This section is from the book "The Principles And Practice Of Modern House-Construction", by G. Lister Sutcliffe. Also available from Amazon: How Your House Works: A Visual Guide to Understanding & Maintaining Your Home.
There is another system of producing illuminating gas, which, though not used extensively, is still in vogue. The gas is obtained by the complete evaporation of suitable spirits. Such fluids arc obtained from crude oils by fractional distillation. They are highly inflammable bodies, and possess the Germany the use of the gas was at one time entirely prohibited, and in oar own country an Order in Council, dated February 26, 1897, was made, prohibiting the keeping of carbide of calcium without a license. That stringent Order was somewhat relaxed in the following July, the Order now in force running thus: -
"The quantity of carbide of calcium which may be kept without a license shall be as follows: - (a) Where it is kept in separate substantial hermetically-closed vessels containing not more than 1 lb. each, ........ ..... 5 lbs,
(A) Where it is kept otherwise, ...... None.
The necessity for these regulations is manifest when we remember that moisture, acting on the carbide of calcium, liberates acetylene, which, when mixed with air in certain proportions, provides a highly-explosive compound.
A more recent Order in Council (dated November 26, 1897) deals with liquid or compressed acetylene, and is so important that it must be quoted almost in extento: -
"Whereas acetylene when liquid or subject to a certain degree of compression is specially dangerous to life or property by reason of its explosive properties.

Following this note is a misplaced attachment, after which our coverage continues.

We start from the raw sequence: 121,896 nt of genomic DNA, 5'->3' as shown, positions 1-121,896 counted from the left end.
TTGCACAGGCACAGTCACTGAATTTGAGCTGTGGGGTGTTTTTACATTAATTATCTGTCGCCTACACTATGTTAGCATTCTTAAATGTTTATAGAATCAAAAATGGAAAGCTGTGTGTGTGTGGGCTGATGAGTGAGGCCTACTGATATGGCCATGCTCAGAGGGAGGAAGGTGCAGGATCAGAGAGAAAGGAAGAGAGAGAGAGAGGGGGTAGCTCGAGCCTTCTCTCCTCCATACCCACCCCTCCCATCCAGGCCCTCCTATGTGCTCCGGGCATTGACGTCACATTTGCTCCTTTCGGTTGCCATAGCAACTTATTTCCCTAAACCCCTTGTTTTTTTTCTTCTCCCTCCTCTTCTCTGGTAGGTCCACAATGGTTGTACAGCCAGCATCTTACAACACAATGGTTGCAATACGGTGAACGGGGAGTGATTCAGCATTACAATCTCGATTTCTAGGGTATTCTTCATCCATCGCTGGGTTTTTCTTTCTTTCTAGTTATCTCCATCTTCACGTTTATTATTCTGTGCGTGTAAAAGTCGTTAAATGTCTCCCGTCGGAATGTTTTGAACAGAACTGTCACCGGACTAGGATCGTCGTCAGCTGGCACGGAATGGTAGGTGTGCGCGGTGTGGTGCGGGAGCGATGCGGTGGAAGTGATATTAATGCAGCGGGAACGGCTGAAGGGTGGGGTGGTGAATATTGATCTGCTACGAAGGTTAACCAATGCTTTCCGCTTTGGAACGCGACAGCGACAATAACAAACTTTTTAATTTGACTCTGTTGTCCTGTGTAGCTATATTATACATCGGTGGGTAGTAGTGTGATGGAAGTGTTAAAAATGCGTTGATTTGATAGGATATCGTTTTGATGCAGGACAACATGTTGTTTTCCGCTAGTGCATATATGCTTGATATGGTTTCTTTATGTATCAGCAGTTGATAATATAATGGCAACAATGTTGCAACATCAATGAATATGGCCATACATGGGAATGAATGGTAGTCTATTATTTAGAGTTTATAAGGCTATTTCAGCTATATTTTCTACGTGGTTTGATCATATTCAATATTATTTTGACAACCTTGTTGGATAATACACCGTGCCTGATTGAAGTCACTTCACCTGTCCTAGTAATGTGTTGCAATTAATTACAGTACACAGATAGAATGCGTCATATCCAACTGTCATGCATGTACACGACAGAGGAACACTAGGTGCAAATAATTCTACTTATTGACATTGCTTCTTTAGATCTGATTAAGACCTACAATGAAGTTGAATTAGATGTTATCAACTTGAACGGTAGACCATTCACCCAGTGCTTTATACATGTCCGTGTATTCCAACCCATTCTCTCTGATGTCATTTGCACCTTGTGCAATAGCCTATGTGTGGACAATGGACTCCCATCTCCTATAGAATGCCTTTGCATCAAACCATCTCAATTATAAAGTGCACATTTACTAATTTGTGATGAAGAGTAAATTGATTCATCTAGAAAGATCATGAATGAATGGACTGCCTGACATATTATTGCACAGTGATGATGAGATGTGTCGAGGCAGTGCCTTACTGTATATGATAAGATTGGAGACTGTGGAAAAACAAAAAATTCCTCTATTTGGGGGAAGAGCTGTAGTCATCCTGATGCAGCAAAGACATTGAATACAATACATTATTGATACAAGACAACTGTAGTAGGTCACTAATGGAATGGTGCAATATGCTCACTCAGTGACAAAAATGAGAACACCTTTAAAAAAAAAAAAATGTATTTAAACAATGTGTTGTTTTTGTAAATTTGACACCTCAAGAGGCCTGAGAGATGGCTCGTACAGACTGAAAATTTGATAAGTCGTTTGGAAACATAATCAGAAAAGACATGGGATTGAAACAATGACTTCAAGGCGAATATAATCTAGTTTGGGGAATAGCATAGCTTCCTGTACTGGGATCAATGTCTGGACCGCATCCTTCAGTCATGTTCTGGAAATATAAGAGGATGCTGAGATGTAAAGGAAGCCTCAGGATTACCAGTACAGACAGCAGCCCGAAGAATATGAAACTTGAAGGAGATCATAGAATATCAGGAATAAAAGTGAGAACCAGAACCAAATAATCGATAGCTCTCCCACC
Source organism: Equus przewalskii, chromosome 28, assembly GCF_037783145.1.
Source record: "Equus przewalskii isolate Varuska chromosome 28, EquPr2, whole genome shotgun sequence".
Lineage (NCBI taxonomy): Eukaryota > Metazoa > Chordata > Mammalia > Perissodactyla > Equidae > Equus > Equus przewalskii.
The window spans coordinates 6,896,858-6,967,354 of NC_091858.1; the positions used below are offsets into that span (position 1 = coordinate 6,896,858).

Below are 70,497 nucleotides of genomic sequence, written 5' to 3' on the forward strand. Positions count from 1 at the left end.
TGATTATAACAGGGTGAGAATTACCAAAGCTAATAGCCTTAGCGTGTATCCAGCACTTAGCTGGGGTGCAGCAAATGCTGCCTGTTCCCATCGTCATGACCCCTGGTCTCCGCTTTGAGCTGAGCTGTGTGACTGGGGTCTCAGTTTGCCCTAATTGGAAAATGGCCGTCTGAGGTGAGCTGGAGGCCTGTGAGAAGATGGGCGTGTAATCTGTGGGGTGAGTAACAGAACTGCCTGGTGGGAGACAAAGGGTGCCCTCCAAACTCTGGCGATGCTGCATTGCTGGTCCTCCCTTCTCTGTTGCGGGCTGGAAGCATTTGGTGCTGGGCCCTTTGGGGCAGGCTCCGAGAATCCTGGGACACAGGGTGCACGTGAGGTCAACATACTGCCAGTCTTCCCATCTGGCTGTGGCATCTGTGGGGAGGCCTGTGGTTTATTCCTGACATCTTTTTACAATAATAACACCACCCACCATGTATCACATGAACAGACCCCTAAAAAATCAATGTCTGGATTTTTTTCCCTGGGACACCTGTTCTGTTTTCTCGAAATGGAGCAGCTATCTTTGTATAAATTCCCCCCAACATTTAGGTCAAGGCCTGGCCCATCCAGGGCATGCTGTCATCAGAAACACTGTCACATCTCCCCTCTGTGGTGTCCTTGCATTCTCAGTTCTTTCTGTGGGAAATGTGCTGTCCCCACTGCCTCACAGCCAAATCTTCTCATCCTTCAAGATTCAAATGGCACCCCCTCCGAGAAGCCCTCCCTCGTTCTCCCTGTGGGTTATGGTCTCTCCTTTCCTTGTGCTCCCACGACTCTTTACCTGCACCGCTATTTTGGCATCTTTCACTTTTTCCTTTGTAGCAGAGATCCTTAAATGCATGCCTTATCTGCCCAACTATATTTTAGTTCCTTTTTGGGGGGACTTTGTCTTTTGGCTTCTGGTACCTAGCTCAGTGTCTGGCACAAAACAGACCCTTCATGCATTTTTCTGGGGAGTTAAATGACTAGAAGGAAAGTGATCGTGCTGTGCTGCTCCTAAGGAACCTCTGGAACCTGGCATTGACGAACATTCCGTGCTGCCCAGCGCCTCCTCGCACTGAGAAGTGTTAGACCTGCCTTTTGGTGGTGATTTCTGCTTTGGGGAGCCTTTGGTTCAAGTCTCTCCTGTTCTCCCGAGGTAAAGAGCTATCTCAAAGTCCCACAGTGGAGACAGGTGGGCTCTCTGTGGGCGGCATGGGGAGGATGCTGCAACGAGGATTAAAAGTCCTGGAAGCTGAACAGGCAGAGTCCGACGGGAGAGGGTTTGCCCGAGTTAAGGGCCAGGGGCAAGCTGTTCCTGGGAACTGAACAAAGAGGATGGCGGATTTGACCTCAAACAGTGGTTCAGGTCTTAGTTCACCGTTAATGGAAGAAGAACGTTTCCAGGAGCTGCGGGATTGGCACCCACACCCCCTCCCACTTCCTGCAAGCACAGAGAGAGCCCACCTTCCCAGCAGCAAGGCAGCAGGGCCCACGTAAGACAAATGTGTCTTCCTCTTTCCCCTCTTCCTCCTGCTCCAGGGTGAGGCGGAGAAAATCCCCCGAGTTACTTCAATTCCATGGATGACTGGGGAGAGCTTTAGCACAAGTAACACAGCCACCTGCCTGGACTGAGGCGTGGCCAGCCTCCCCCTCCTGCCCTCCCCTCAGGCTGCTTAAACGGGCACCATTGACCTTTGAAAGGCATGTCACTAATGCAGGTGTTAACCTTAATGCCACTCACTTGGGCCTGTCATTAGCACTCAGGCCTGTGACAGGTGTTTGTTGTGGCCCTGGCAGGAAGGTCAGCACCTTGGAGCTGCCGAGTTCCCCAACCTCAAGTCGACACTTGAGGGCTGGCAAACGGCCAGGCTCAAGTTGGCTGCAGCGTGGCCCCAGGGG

Now, therefore. Her Majesty is pleased by and with the advice of Her Privy Council to order and declare, and be it ordered and declared as follows: -
Acetylene when liquid or when subject to a pressure above that of the atmosphere capable of supporting a column of water exceeding one hundred inches in height and whether or not in admixture with other substances, shall be deemed to be an explosive within the moaning of the said Act, subject to the following exception: that if it be shown to the satisfaction of the Secretary of State that acetylene, declared to be explosive by this Order when in admixture with any substance, or in soy form or condition, is not possessed of explosive properties, the Secretary of State may by Order exempt such acetylene from being deemed to be an explosive within the said Act.
And whereas by section 43 of the Explosives Act, 1875, it is provided that Her Majesty from time to time by Order in Council, may prohibit, either absolutely or except in pursuance of a license of the Secretary of State under the said Act, or may subject to conditions or restrictions the manufacture, keeping, importation from any place out of the United Kingdom, conveyance, and sale, or any of them, of any explosive which is of so dangerous a character that in the judgment of Her Majesty it is expedient for the public safety to make such Order.
And whereas it is in the judgment of Her Majesty expedient for the public safety that acetylene, when an explosive within the meaning of this Order, shall he prohibited.